Wedding Movies Often Make Brides Out to Be Beasts
Thursday, January 8, 2009
The monster in "Bride Wars" is diabolical and insidious, duplicitous and horrifying. It replaces the film's sweet heroines with evil versions of themselves, zombie-eyed as they carry out the monster's bidding.
The monster's weapons are petits fours and tulle.
The monster is the wedding.
Its vehicle -- the wedding movie -- is a familiar one. We've been watching it for years. Here Comes the Crazy Bride. Again and again and again.
Long after marriage is out, after we're all polyamorous or something, we'll still be watching it, or some holographic version of it. Julia Roberts, wearing Blush and Bashful, will play the feisty great-aunt of the bride.
It's puffy, it's poufy, it's crinoline and buttercream. But lick off enough layers of icing, and there lurks the monster. Our heroine must wrestle it to the ground, narrowly escaping disaster, to learn if she's captured the right prince.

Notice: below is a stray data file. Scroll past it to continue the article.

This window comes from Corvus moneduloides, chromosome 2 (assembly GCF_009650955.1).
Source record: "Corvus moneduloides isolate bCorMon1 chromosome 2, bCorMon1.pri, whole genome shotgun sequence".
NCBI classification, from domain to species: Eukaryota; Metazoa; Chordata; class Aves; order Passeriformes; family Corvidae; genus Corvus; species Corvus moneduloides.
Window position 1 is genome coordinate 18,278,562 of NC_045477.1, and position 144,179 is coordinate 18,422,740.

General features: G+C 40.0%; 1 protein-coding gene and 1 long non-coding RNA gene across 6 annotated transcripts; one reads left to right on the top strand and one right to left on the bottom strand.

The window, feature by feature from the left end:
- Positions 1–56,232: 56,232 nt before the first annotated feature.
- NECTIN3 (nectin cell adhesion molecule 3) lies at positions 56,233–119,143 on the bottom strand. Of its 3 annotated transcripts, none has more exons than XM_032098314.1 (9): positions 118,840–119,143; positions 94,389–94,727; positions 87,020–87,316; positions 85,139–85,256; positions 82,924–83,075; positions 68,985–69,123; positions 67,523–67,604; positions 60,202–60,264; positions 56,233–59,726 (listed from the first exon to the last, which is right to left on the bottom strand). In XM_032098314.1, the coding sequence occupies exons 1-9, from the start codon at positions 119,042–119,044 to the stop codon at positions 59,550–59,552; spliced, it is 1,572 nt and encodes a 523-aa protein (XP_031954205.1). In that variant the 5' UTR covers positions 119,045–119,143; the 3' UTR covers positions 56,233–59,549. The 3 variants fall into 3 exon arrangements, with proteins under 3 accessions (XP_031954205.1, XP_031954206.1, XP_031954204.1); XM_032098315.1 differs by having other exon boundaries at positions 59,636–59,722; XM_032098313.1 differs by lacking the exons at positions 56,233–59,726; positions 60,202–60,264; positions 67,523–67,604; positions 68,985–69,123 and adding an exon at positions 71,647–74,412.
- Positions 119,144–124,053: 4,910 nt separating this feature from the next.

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"Bride Wars," opening tomorrow, is about, uh, bride wars.
Kate Hudson and Anne Hathaway are Liv and Emma, childhood best pals who get engaged the same week, then book the same venue, then learn that due to a scheduling mix-up one of them has to choose another location, but the venue is THE PLAZA HOTEL IN JUNE, so --
Wait, are you still reading?
Because plot is totally extraneous to this movie. You do not need to follow the plot, nor does your brain need to register inconsequential details like dialogue (it mostly takes place in a dialect known as "squeal") or grooms (essentially walking pants, played by Chris Pratt and Steve Howey, whom you have never heard of).
This movie is for people who are less about plot, more about place cards.